LOCATIONS         Tuesday afternoons Great Outdoor Store, Downtown Sioux Falls

                          Thursday afternoons The Co-Op Natural Foods, 18th and Minnesota

                          Saturday afternoons JJ’s Wine and Spirits (57th and Western)

HOME DELIVERY   Add $60/year for delivery to your home. Usually before 7am…may add a few evening deliveries.

OFFICE DELIVERY Add $15/year for afternoon delivery to your office. Ask your HR person to call us to arrange  your office as a drop off spot.  Delivery waived with 5 more more stops at the same office.

FARM PICKUP       No additional charge. Any day but Sunday or Monday

SIGN UP/PAYMENT Basically same as last season. If you choose to pay by credit/debit card, you can pay in full or pay 25% down and the balance in 4 equal payments on the 1st day of the next 4 months.  If you choose to pay by check, select the “invoice me” option. You will receive an electronic invoice on the 1st of the following month for the 25% down payment. This is our preferred method of payment as we do not have to pay credit card processing fees. It also allows you to be flexible in scheduling your payments. You can switch this to electronic payment later if you wish. We ask that you pay the remaining balance by September 1st.  If you have any questions or need special arrangements, please call or message us.

Finally, we are limiting the number of available shares at each pick-up location as well as for home deliveries. This helps us plan our picking and allows us to balance our work week a bit. If you have a stand that you prefer, please sign up as soon as possible at that stand to ensure we have a share for you. Also, there will be a price increase of $25 on all share sizes for shares ordered after April 1st. That’s a crazy time of year for us and joining early helps us order the right amount of seeds, fertilizer, and irrigation supplies.

THE CROPS: Overall, we were pretty happy with the selection of things that we delivered. Of course, the rain in late June wiped out lots and lots of varieties of things. Hopefully we won’t have another deluge like that one for another hundred years or so!  Here are some thoughts on a few particular plants…

-More onions, beets, carrots, cabbage, kohlrabi, garlic, and herbs.

-Fewer varieties of tomatoes (just as many plants but maybe only 15 varieties)

-Fruits-we’ll plant more melons and cantaloupe and in larger quantities

-Greens-several varieties of greens, depending on the weather (they need cooler weather)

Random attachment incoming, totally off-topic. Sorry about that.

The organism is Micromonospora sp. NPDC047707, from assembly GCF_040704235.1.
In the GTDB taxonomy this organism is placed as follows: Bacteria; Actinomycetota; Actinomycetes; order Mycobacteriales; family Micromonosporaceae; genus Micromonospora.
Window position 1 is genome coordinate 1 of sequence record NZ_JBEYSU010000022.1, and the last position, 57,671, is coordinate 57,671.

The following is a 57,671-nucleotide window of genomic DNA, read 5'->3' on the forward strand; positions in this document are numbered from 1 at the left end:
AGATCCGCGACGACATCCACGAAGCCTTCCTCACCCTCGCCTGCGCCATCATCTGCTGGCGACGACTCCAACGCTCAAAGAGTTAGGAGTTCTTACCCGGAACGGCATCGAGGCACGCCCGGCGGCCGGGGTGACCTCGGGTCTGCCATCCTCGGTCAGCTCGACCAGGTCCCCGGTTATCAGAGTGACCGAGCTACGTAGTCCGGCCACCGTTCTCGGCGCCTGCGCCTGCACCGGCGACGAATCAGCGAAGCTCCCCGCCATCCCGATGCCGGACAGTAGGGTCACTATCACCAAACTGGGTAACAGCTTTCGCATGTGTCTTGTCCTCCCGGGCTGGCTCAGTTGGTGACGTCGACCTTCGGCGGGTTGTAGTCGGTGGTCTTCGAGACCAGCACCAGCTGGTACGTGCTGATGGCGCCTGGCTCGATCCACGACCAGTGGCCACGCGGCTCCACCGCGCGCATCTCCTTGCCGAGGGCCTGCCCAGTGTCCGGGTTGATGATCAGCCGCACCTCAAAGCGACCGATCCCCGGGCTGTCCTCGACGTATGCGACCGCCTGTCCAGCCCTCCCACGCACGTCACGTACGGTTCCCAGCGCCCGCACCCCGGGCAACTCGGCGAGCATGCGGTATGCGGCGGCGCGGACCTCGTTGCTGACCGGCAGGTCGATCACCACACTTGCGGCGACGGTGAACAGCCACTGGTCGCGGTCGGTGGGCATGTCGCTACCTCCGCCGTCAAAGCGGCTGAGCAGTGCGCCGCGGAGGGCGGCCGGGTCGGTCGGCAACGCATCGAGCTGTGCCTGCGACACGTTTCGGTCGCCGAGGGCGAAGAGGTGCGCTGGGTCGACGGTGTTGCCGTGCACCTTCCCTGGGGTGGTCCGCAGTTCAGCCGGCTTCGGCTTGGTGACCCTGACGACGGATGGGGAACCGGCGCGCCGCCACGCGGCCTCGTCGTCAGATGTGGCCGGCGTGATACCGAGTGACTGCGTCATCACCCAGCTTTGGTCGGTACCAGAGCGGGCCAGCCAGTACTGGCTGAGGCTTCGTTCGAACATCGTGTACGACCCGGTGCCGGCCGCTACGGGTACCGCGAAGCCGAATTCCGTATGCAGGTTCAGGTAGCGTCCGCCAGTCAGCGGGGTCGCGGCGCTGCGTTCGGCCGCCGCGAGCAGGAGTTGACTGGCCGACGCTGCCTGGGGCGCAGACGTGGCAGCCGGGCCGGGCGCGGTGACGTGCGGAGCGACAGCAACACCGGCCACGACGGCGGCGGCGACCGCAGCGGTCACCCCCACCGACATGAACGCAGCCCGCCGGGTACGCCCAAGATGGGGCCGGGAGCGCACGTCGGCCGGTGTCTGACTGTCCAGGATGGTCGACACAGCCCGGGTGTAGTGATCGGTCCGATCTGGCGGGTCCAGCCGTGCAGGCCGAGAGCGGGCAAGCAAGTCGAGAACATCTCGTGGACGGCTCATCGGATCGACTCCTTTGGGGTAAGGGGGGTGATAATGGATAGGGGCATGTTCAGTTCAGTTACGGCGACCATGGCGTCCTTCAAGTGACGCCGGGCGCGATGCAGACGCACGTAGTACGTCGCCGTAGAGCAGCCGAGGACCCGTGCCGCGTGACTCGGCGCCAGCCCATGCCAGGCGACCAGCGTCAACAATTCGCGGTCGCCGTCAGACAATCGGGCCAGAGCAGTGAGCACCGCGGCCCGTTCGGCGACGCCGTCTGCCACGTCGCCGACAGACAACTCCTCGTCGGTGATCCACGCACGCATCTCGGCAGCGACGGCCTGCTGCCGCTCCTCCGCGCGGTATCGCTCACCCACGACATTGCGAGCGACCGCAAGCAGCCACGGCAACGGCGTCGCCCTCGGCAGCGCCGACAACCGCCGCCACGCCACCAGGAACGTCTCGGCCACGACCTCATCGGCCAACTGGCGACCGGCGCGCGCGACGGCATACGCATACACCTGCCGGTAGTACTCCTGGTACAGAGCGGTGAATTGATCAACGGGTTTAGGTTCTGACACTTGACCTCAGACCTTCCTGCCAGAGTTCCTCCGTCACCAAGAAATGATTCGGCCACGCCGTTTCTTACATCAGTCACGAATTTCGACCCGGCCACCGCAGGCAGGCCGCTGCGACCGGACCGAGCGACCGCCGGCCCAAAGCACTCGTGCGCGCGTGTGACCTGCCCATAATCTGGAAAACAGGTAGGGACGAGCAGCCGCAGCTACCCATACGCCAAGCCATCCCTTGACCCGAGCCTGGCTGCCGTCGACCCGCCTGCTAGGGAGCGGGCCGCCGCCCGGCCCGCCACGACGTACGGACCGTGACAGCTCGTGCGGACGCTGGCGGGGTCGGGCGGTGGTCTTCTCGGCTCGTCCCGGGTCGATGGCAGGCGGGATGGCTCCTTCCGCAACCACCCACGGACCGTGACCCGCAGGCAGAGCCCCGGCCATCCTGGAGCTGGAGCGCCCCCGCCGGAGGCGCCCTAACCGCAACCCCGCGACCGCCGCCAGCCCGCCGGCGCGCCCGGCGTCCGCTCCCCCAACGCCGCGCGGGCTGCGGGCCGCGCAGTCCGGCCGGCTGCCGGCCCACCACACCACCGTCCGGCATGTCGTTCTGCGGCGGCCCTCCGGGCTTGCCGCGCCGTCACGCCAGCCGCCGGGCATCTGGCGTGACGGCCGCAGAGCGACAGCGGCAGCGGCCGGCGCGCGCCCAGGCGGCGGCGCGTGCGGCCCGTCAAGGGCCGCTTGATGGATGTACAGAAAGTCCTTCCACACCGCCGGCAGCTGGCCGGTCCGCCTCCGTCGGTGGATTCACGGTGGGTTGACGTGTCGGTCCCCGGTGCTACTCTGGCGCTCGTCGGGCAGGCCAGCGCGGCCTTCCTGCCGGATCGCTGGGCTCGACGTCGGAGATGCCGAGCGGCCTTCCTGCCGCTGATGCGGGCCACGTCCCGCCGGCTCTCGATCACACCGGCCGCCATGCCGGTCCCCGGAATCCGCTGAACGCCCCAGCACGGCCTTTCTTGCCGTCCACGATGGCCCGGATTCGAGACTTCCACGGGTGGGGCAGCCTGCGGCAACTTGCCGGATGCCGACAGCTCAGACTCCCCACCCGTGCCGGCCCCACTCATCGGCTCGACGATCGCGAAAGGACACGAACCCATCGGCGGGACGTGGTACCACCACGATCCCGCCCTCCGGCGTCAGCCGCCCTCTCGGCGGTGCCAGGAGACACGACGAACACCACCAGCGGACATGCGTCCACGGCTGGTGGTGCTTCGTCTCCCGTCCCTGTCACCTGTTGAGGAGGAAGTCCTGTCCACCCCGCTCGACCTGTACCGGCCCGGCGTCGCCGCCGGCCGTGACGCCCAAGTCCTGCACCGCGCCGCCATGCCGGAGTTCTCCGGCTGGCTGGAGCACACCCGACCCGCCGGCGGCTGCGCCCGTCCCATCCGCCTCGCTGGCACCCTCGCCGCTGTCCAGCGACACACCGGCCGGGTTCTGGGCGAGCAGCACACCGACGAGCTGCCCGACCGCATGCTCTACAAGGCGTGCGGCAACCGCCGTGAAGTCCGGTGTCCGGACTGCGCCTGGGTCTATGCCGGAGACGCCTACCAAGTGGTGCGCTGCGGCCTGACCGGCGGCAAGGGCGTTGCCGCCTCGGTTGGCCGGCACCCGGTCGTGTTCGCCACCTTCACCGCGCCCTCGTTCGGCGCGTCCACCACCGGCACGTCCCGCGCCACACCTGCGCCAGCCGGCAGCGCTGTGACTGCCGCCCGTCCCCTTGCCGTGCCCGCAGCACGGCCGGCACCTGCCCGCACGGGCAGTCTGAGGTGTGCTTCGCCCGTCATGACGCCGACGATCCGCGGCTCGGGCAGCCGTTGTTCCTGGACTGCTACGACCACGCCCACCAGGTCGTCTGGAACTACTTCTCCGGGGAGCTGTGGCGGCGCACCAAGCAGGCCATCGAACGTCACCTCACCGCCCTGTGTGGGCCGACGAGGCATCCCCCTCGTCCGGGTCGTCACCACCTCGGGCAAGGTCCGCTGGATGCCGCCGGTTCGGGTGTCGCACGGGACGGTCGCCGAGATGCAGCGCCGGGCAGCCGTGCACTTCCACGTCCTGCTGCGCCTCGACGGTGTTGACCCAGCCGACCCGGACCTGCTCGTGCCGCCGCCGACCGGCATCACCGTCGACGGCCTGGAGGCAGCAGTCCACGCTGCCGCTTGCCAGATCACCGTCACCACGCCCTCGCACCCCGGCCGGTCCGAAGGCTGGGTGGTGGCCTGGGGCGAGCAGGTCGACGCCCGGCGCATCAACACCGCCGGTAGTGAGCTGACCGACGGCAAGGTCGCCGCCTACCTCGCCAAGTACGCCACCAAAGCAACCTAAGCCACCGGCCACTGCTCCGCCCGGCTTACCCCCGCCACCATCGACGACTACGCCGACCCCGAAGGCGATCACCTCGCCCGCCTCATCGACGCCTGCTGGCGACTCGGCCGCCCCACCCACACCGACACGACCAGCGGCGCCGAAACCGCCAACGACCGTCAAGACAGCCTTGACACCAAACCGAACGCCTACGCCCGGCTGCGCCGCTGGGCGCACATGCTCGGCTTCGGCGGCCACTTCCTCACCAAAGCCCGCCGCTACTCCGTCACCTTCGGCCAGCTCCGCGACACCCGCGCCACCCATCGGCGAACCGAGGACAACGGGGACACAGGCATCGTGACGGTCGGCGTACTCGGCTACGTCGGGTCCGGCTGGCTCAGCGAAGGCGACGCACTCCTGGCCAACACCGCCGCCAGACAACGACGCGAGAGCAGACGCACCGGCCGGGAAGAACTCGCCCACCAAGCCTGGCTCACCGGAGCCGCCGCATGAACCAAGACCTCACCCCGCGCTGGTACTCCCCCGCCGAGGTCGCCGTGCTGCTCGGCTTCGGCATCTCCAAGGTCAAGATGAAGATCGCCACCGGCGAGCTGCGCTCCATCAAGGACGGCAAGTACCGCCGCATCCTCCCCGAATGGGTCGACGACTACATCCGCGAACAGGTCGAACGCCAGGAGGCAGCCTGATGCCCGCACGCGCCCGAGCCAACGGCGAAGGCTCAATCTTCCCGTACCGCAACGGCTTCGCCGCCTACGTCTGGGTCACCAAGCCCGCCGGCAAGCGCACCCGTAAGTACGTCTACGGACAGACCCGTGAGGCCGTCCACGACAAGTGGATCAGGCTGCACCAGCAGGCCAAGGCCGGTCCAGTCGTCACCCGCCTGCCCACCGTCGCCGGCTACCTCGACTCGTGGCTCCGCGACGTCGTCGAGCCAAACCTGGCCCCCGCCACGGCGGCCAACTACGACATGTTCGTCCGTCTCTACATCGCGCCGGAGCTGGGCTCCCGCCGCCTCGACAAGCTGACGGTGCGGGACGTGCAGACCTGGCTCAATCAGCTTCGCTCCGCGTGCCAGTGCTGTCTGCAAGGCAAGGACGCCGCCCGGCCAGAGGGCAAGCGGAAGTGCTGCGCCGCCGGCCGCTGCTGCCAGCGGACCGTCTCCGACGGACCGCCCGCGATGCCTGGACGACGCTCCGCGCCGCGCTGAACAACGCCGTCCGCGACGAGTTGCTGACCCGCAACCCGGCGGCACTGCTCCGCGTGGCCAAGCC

-Experimental Items: we will grow several experimental items that will be available only to multi-year shareholders. These are trial products and will be expanded if successful. Leeks, shallots, sweet potatoes,broccoli rabe, and radicchio just to name a few.

-Sweet Corn. We’re on the fence on this one. It takes up a lot of space and is difficult to control the ear worm organically.  The fact that GMO sweet corn is being sold in the area for $1/dozen devalues corn in the eyes of consumers. 3 dozen ears for every share would take up around 20% of our garden space.  

Potatoes-we will grow several varieties of potatoes again. 

Beans and peas: We will plant green beans and peas and plan on having them in shares once. They are incredibly difficult to pick in any quantity. We will have several “You Pick” events throughout the summer for beans, peas, and other items.

Flowers: Laura (our apprentice from 2014) is going to grow flowers here at the farm that will be available as a CSA add-on from week to week! 

 GROWING TECHNIQUES-We have made the decision not to continue with Organic Certification. There are a few reasons for this: first of all, it’s just one more thing for us to do that we just don’t have time to do. Our summers are insanely busy and, even though the paperwork isn’t as bad as many  would have you think, it still takes time and requires us to be organized…not an easy task in the midst of summer.  It also adds some cost-again, not a huge amount but enough that a small farm needs to think about it.  Finally, we increasingly feel that local is more important than putting that USDA sticker on our stuff.  So we’re going to compost our own local manure rather than pay to have more expensive, organic fertilizer trucked in from hundreds of miles away. We also have a couple of places in town that brew beer.  The left over brewing grains make great soil amendments even though they aren’t certified organic. And we’re going to buy some seeds locally, even though they aren’t certified organic. We’re also going to use local businesses to help us manage our soil health even though they are not certified organic. Now, with that being said, we will largely comply with the USDA Organic Standards. No synthetic materials will be used in the production of our crops. No man made fertilizers. No synthetic pesticides. No GMO’s. Period. We just intend to use local suppliers as much as possible.

CHANGES AROUND THE FARM: We are currently working on plans to add a summer kitchen to the farm. This will allow us to do some fun stuff! First of all, it will give us the opportunity sell a few value-added products from time to time. Think: salsa, sauces, soups, preserves, etc. This will give us the chance to add revenue throughout the winter when our gardens are frozen solid. The kitchen will also enable us to have group/corporate events at our farm. Working with local chefs we will be able to offer special small group farm dinners for employee rewards, family events, and special occasions. We’ll also be able to offer cooking, canning, and preservation classes here at the farm.  And finally, it will allow us to have regular events (like the pizza night we had last season) for our shareholders. We’re pretty excited about the summer kitchen and look forward to all the fun that it will bring us!

EMPLOYEES: We had great success with our apprenticeship program. One of our apprentices fell in love with farming and moved to another farm in Hawaii to continue her education. The other is making plans to grow flowers professionally. Jared and Jen are still figuring out how they can get into their own farm business. We will continue the program this season and will let everyone know when we begin taking applications. We also ended the season with a great group of part-time farm hands. I don’t think you could find a nicer group of people.  I sure hope we can come close next season!